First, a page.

Carhartt WIP Radio welcomes Glasgow's finest address for musical dreams off the beaten track: Optimo Music.vKnown at first as a vinyl 12 inch label, Scotland based Optimo Music was founded in 2009 and is run by Keith McIvor aka JD Twitch. Originally Optimo was the name of a regular Sunday nighter at Sub Club in Glasgow, where the duo JD Twitch and JG Wilkes earnt the reputation for mixing all kinds of genres together, often not even matching beats or tempos. Since the night was suspended in 2010, both have been constantly gigging around the world while JD Twitch dedicated himself more deep in overseeing his label, its 2013 launched club friendly subdivision Optimo Trax as well as to many diverse projects such as the label Autonomous Africa where all earnings are put straight back into a number of African charities. Till today Optimo Music's ramified artist line up includes old and new artists like Golden Teacher, Chris Carter, Psyche, Peter Zummo, The Twins, Shift Work and Sex Judas among others. Also recently the label submerged more into archival stuff and published a stunning compilation on the DIY culture from the post-punk era between 1978 and 1982, that stands out in terms of selection and featured background information. For Carhartt WIP Radio JD Twitch has compiled an all Optimo Music mix in which he tried to reflect what it is about each release that connects them to the superordinate ideal of Optimo Music. As usual we wanted to know more and asked the enthusiast from Scotland about his label and more.
Hi Keith, can you introduce yourself for us a bit? Where are you coming from, what is your occupation, what did you do in the past as a vinyl enthusiast, remixer and label runner?
JD Twitch: My artist name is JD Twitch and I live in Glasgow, Scotland. I started djing in 1987 and since I left university in 1991 it is how I have made my living. Since 1997 I have been half of the Optimo DJ duo. I started running labels in 1991 and have run Optimo Music since 2009. I also run the Optimo Trax and Autonomous Africa labels. I also produce, remix (though am trying to have a long rest from that after recently completing my 100th remix). I also do the occasional bit of sound design for film, TV and theatre, the odd bit of writing and spend almost every weekend on the road gigging (around 120 gigs in 2015).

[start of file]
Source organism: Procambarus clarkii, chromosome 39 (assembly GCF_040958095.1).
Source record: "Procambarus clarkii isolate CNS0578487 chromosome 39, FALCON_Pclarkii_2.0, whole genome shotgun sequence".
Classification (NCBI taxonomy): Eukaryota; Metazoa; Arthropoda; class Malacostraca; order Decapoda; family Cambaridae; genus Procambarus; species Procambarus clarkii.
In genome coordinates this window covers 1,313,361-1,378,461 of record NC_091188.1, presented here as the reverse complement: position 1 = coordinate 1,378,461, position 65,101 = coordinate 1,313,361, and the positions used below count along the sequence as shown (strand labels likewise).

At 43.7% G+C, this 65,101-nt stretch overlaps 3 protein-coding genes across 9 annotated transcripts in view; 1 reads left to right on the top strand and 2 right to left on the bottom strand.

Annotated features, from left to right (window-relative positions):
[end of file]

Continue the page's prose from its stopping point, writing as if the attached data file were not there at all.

Any role models, inspirations, or benchmarks for Optimo Music when it was launched in January 2009?
JD Twitch: No role models or benchmarks really. There are legions of labels that have inspired me but I don't think I emulate what any of them do / did.
How is it to be the manager of Optimo Music right now?
JD Twitch: A lot of work but very satisfying.
And how did the process of running a label change over the past years?
JD Twitch: In the early years the label was more of a hobby and I would sometimes only release two or three records a year. A couple of years ago I decided to see what would happen if I put maximum effort into it, cutting back on things like doing remixes which took up an enormous amount of time and devoting a lot more of my time and energy to the label. I discovered I really enjoyed being a lot more productive with the label although even though it takes up a lot of my week it still just about feels like a hobby and not a job.
How would you describe the sound of Optimo Music to someone that hasn’t heard of it?
JD Twitch: All over the place! But, I think if they were to listen to this mix perhaps they would discover that there is a thread that connects all the releases in some abstract way.
Can you still identify up to today with all Optimo Music releases?
JD Twitch: Definitely. There are a few releases that were fairly poor sellers that in hindsight I might not have released had I had more experience back in the early days of the label, but all of them helped me learn, and there is not one I regret releasing based on its musical content or that feels as if it has aged badly.
What do you find most challenging about the work you do: releasing new music or excavate old music?
JD Twitch: Excavating old music is quite challenging as often it is a long and fraught process trying to track the artist or get permission or I get beaten to the punch by someone else, but I enjoy it and have met and got to know some very interesting characters by doing it. Releasing new music is challenging too simply because I get sent so many demos and it is almost impossible to keep up with them. The vast majority of them bore me to tears but, I'll still try to check as many as I can as even though maybe only one in ten releases is the result of a demo, I have received some amazing unsolicited music that I ended up releasing.